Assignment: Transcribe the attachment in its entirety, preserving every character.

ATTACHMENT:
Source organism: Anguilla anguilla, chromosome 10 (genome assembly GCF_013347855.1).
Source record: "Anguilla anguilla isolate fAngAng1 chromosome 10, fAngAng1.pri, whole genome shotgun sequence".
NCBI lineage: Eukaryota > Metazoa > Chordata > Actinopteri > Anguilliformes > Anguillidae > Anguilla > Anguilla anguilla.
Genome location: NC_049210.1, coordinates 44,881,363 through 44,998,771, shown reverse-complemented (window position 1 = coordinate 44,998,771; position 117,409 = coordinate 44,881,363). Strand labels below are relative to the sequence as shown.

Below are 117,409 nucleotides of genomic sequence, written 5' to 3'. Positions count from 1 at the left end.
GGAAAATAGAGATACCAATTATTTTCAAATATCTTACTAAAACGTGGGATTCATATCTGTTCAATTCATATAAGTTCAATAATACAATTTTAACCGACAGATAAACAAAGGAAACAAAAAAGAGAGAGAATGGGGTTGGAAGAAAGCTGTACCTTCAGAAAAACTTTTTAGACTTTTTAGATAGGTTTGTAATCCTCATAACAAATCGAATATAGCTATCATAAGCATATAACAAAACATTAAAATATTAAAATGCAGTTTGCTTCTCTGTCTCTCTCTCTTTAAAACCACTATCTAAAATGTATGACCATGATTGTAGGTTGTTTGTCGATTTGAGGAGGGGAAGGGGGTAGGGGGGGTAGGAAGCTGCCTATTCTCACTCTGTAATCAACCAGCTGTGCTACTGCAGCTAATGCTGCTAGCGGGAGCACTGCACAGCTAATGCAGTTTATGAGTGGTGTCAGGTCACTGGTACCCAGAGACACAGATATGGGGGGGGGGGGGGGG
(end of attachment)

Source organism: Anguilla anguilla, chromosome 10 (genome assembly GCF_013347855.1).
Source record: "Anguilla anguilla isolate fAngAng1 chromosome 10, fAngAng1.pri, whole genome shotgun sequence".
NCBI lineage: Eukaryota > Metazoa > Chordata > Actinopteri > Anguilliformes > Anguillidae > Anguilla > Anguilla anguilla.
Genome location: NC_049210.1, coordinates 44,881,363 through 44,998,771, shown reverse-complemented (window position 1 = coordinate 44,998,771; position 117,409 = coordinate 44,881,363). Strand labels below are relative to the sequence as shown.

Below are 117,409 nucleotides of genomic sequence, written 5' to 3'. Positions count from 1 at the left end.
GGAAAATAGAGATACCAATTATTTTCAAATATCTTACTAAAACGTGGGATTCATATCTGTTCAATTCATATAAGTTCAATAATACAATTTTAACCGACAGATAAACAAAGGAAACAAAAAAGAGAGAGAATGGGGTTGGAAGAAAGCTGTACCTTCAGAAAAACTTTTTAGACTTTTTAGATAGGTTTGTAATCCTCATAACAAATCGAATATAGCTATCATAAGCATATAACAAAACATTAAAATATTAAAATGCAGTTTGCTTCTCTGTCTCTCTCTCTTTAAAACCACTATCTAAAATGTATGACCATGATTGTAGGTTGTTTGTCGATTTGAGGAGGGGAAGGGGGTAGGGGGGGTAGGAAGCTGCCTATTCTCACTCTGTAATCAACCAGCTGTGCTACTGCAGCTAATGCTGCTAGCGGGAGCACTGCACAGCTAATGCAGTTTATGAGTGGTGTCAGGTCACTGGTACCCAGAGACACAGATATGGGGGGGGGGGGGGGG